Friday, January 8, 2021

Leaders of Extra-Systemic Opposition Fail to View Russia as ‘Multi-National State,’ Sidorov Says

Paul Goble

            Staunton, January 6 – There are important differences among the leaders of the extra-systemic Russian opposition, but there is one thing they share in common, Kharun Sidorov says. None of them views Russia as “a multi-national state” and is prepared to support all that that entails. 

            Both this lack and the support almost all of them give, in opposition to Vladimir Putin, to decentralization and an end to repression, the Prague-based Russian commentator says, it is perhaps not surprising that many have overlooked the critical differences among the extra-systemic leaders (

            To make his point, he compares the views of Aleksey Navalny and Mikhail Khodorkovsky about federalism and the role of nations and national identity in the Russia of future they hope to lead. For many non-Russians, both are an improvement on Putin; but they represent fundamentally different views on these critical issues.

            Both leaders want to decentralize, but both are more ready to do that to cities than to republics and regions, fearing that giving more power to those could lead to the rise of secessionist feelings, exactly the same fear that stands behind Putin’s authoritarian and centralist approach.

            Navalny does say that regions should have more power than they do now and he insists that Russia must be “a federal country.”  But at the same time, he is very critical of the republics’ actions in the 1990s when they tried to take as much power for themselves as they could. For Navalny, the proper loci for decentralization are the municipalities which presumably wouldn’t.

            But it is on the role of ethnicity in such a state that the two opposition figures diverge in the most significant way. Navalny has the reputation of being a Russian nationalist, although he denies that he is; but his vision “represent s something more acceptable for the native peoples of Russia.”

            Khodorkovsky openly calls for “transforming Russia into a nation state,” although he understands nation in a political rather than ethnic way. Navalny, in contrast, is far more willing to recognize non-Russian nations and the desire of them and of Russians to identify ethnically rather than in the deracinated and “Soviet people”-style non-ethnic Russians.

            More than Khodorkovsky, Navalny stresses that the non-Russians should be able to choose to use their own language. He is even open to the quota system for appointing officials on an ethnic basis in Daghestan, although he is generally opposed to that approach lest if freeze relations or overstate ethnicity.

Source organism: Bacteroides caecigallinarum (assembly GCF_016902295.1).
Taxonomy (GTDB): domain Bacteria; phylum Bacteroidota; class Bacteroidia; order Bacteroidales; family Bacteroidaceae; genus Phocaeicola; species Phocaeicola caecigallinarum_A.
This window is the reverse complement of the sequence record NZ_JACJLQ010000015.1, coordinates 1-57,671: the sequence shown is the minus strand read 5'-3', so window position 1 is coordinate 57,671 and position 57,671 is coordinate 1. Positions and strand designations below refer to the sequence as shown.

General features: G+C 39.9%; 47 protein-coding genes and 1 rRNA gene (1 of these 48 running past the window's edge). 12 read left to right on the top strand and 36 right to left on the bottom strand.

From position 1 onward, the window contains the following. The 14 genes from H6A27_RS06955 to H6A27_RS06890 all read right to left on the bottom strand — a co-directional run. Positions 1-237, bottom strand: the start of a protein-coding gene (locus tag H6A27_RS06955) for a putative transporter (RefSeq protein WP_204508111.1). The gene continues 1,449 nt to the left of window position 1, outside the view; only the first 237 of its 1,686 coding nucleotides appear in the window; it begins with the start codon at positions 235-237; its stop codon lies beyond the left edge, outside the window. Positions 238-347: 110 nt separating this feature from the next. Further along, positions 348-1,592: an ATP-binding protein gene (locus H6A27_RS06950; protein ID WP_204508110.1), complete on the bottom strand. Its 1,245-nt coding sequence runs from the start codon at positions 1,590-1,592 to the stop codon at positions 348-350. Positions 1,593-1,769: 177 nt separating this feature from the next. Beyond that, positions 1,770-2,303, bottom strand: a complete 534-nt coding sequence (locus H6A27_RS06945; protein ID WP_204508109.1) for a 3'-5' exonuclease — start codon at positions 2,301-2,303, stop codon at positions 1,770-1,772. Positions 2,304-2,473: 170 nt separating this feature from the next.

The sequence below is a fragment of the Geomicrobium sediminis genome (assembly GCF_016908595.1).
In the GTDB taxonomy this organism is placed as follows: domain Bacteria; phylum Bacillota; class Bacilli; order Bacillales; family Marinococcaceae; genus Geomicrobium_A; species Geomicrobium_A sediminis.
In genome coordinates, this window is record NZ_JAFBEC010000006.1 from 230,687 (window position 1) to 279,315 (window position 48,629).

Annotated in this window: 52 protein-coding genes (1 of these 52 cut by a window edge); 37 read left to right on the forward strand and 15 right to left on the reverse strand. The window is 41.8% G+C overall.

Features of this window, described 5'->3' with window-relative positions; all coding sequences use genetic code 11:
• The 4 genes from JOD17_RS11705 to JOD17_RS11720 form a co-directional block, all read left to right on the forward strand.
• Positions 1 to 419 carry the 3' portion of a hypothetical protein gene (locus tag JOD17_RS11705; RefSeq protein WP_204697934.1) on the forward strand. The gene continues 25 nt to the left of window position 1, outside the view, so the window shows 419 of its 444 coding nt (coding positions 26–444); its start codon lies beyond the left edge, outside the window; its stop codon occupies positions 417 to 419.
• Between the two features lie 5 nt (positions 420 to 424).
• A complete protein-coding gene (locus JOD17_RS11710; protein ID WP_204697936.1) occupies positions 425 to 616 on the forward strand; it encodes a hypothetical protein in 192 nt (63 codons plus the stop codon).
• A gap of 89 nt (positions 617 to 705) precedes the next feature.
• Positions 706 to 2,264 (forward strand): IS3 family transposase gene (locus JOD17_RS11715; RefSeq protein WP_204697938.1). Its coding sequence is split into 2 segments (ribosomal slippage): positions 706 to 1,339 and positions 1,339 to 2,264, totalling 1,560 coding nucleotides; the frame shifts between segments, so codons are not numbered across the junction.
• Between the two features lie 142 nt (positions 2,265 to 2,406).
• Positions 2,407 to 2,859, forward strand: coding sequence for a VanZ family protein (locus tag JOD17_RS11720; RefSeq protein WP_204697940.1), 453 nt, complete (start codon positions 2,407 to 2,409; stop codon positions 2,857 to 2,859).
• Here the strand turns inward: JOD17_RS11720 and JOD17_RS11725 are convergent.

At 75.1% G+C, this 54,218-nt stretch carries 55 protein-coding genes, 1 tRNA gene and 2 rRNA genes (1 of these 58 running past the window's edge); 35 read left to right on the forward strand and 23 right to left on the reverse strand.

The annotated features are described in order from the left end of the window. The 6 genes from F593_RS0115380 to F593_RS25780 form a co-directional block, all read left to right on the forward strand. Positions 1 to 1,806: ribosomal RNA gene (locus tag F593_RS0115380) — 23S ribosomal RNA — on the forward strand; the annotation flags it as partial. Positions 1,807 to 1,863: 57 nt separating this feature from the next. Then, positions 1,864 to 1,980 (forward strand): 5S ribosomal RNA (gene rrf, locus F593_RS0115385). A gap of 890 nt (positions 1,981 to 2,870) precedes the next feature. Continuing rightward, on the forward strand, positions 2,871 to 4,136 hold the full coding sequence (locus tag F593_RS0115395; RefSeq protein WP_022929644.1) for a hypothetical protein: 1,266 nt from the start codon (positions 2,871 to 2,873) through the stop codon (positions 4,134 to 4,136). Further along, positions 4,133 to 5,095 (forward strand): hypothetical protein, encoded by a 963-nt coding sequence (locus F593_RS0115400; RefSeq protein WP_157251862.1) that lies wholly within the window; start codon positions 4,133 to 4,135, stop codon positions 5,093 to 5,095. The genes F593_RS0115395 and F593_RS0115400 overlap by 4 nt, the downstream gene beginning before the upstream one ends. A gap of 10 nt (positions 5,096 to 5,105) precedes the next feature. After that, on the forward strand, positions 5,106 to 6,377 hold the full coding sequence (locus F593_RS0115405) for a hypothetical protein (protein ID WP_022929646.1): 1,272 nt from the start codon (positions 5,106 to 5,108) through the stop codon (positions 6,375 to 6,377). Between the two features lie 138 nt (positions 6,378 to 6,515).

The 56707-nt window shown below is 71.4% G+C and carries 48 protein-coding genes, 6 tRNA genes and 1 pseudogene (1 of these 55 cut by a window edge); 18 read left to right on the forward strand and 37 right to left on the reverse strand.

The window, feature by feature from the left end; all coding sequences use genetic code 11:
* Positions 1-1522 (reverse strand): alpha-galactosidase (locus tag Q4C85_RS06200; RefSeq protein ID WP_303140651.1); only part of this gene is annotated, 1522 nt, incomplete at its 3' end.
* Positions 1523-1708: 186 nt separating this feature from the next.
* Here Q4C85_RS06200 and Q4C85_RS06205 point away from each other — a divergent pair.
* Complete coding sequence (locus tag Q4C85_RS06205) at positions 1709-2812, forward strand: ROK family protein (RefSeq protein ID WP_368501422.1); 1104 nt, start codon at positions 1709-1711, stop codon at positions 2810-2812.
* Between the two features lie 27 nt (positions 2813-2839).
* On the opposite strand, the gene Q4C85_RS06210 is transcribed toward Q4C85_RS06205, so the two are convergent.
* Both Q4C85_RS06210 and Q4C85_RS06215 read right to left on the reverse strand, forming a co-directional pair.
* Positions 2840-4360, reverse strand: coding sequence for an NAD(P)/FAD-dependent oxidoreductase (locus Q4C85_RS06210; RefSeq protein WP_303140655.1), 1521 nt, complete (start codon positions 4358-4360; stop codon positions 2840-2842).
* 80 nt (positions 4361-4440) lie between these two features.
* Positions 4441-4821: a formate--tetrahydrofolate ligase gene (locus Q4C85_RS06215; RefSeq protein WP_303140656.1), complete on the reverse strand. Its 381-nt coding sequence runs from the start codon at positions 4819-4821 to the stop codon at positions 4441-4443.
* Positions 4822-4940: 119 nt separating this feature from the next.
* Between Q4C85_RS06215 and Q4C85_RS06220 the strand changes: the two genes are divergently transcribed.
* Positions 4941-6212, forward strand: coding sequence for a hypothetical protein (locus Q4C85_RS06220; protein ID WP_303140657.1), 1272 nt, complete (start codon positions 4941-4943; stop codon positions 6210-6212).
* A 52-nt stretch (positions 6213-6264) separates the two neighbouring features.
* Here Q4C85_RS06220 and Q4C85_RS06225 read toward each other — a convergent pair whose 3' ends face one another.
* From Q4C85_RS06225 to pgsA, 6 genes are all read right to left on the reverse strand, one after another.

“In contrast to Khodorkovsky,” Sidorov says, “Navalny does not see problems in the national and cultural multiplicity within Russia and has declared his readiness to support national cultures and education, its indigenous peoples, and recognizes that every region has its distinctive features” which should be supported.

            More generally, the commentator says, “both the one and the other are above all economic federalists who on the whole justly consider that to run such an enormous country as Russia in a centralized fashion is economically ineffective.”

            “Both the one and the other speak for the building in Russia of ‘a civic nation,’ uniting its citizens independent of their ethnic membership.” But beyond, they divide significantly with Khodorkovsky’s vision resembling that of France while Navalny’s that of the Anglo-Saxon countries.

What is disturbing in this, Sidorov continues, is that neither of them and none of the other leading opposition figures speak for Russia as “a multi-national state,” one that is based on the nations who form it. Neither of them appears to recognize that this Soviet term reflected the fact that the Soviet system was deeply influenced by ethnicity in the way it was constructed.

The Prague commentator says that those who want to defend the rights of the national republics including self-determination, must not only see how different the opposition is from the Putin regime but also how much variety there is within the opposition rather than assuming they are all of a piece as far as federalism and nationality is concerned.

            Only by recognizing those differences can they hope to make the right choice as to whom to support and even more can they have a chance to influence the debate about what the future of Russia and their nations will be. 

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